Admiralty Jurisdiction and Practice

Page 87


Exercise of jurisdiction


3.1 Having considered in the scope of the subject-matter jurisdiction of the Admiralty Court, it is necessary to consider in this chapter the manner in which that jurisdiction may be exercised, and the limits imposed by law upon the exercise of that jurisdiction. Admiralty jurisdiction may be exercised in personam or in rem.1 The exercise of in personam jurisdiction does not raise any peculiar difficulties as an Admiralty claim in personam is essentially no different to a claim in the Commercial Court or in the Queen’s Bench Division. All cases within the jurisdiction may be brought by an Admiralty claim in personam, but the unique and most important feature of litigation in the Admiralty Court is the ability in certain cases and in certain circumstances to bring an Admiralty claim in rem. The words used by Coote2 in 1860 are equally applicable today:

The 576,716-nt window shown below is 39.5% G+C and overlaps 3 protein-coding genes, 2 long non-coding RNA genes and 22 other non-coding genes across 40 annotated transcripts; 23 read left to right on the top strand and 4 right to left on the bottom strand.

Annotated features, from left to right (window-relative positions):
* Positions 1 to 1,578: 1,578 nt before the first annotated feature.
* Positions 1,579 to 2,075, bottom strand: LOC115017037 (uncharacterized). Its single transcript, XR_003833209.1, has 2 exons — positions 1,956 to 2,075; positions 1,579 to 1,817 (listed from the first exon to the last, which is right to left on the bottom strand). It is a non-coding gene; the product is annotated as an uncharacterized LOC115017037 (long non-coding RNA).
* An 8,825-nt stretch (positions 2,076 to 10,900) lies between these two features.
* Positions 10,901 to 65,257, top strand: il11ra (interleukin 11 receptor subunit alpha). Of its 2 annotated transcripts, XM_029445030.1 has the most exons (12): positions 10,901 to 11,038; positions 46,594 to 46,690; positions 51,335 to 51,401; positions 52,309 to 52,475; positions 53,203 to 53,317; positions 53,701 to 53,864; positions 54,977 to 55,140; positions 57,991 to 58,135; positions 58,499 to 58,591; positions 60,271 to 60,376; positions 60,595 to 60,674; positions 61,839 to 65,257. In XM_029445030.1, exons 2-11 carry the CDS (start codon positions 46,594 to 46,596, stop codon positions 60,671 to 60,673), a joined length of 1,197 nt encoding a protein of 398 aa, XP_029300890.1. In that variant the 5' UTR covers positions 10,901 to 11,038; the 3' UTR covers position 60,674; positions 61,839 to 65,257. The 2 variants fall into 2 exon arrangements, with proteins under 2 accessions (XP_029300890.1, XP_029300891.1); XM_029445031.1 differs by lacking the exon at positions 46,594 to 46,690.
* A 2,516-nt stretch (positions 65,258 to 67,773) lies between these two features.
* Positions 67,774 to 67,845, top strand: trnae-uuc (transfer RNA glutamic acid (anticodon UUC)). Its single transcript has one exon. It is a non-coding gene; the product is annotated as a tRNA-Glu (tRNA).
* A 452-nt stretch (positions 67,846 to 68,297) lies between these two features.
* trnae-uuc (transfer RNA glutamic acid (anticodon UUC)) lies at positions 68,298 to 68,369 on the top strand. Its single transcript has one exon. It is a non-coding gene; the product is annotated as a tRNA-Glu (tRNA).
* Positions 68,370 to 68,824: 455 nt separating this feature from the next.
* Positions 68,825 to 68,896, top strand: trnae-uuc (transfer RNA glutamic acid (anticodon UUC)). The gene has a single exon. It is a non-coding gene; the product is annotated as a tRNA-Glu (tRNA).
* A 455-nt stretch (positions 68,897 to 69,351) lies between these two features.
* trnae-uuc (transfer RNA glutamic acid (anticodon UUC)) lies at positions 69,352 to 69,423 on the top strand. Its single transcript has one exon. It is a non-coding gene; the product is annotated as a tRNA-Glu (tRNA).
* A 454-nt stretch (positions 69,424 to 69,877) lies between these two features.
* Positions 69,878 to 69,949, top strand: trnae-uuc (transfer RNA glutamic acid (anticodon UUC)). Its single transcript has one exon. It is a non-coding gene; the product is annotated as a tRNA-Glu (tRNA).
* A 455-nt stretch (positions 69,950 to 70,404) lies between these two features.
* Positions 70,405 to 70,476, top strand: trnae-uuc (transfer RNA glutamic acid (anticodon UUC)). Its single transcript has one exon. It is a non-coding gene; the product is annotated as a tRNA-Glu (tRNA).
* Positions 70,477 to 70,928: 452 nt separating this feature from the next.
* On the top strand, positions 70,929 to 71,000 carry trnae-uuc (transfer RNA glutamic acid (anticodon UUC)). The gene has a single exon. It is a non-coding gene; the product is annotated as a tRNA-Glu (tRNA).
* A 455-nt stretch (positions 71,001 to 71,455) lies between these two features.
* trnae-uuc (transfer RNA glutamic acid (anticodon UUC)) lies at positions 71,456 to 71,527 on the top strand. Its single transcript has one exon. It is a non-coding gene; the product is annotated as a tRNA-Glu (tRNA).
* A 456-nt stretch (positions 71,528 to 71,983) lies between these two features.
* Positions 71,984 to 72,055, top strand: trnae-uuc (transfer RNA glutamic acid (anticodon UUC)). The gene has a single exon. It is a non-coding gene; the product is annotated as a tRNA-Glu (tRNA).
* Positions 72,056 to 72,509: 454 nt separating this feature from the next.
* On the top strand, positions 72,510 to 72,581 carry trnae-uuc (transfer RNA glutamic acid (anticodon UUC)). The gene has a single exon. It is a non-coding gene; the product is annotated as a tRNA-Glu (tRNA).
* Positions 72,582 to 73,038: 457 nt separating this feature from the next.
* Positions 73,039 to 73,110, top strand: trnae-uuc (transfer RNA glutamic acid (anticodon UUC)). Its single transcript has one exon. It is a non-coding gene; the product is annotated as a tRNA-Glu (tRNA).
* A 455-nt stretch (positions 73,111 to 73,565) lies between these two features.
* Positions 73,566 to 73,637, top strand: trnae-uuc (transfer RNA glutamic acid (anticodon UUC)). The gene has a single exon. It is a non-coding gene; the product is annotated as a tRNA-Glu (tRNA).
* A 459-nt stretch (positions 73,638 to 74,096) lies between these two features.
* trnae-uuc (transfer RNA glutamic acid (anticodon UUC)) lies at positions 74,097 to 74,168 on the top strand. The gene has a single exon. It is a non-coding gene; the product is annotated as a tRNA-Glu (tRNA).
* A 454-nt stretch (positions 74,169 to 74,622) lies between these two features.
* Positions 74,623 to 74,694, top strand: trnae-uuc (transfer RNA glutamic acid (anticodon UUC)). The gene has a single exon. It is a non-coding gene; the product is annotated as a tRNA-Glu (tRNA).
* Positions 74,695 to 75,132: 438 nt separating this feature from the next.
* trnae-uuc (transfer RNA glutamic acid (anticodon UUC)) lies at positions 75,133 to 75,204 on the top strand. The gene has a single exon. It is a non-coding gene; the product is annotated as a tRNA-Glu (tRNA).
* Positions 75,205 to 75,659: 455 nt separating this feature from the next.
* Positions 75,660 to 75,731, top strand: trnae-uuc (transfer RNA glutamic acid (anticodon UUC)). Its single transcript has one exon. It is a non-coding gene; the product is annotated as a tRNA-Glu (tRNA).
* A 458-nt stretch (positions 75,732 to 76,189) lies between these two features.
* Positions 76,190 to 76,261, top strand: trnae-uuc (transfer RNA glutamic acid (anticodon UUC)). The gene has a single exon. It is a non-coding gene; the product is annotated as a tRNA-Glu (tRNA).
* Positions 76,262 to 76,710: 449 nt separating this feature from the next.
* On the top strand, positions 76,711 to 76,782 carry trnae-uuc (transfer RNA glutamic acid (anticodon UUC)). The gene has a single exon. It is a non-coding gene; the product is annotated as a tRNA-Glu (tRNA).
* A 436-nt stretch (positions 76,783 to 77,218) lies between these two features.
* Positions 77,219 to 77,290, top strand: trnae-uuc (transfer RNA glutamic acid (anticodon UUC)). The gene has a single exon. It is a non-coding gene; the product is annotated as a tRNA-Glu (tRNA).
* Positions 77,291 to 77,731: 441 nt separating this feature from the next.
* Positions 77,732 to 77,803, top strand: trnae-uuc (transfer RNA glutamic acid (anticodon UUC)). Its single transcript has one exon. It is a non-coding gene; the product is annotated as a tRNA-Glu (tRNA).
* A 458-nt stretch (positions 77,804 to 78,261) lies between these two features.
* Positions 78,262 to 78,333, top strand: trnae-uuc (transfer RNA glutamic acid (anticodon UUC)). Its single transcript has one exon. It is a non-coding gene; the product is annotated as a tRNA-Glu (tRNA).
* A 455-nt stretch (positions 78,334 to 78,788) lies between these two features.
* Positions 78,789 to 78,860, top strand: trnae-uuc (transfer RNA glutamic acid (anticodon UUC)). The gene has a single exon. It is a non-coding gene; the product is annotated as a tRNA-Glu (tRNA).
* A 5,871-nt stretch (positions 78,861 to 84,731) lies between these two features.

“I will commence with the action in rem, being that which is most resorted to, and which constitutes the peculiarity of the Court of Admiralty, and gives to it an advantage over other Courts having concurrent jurisdiction.”

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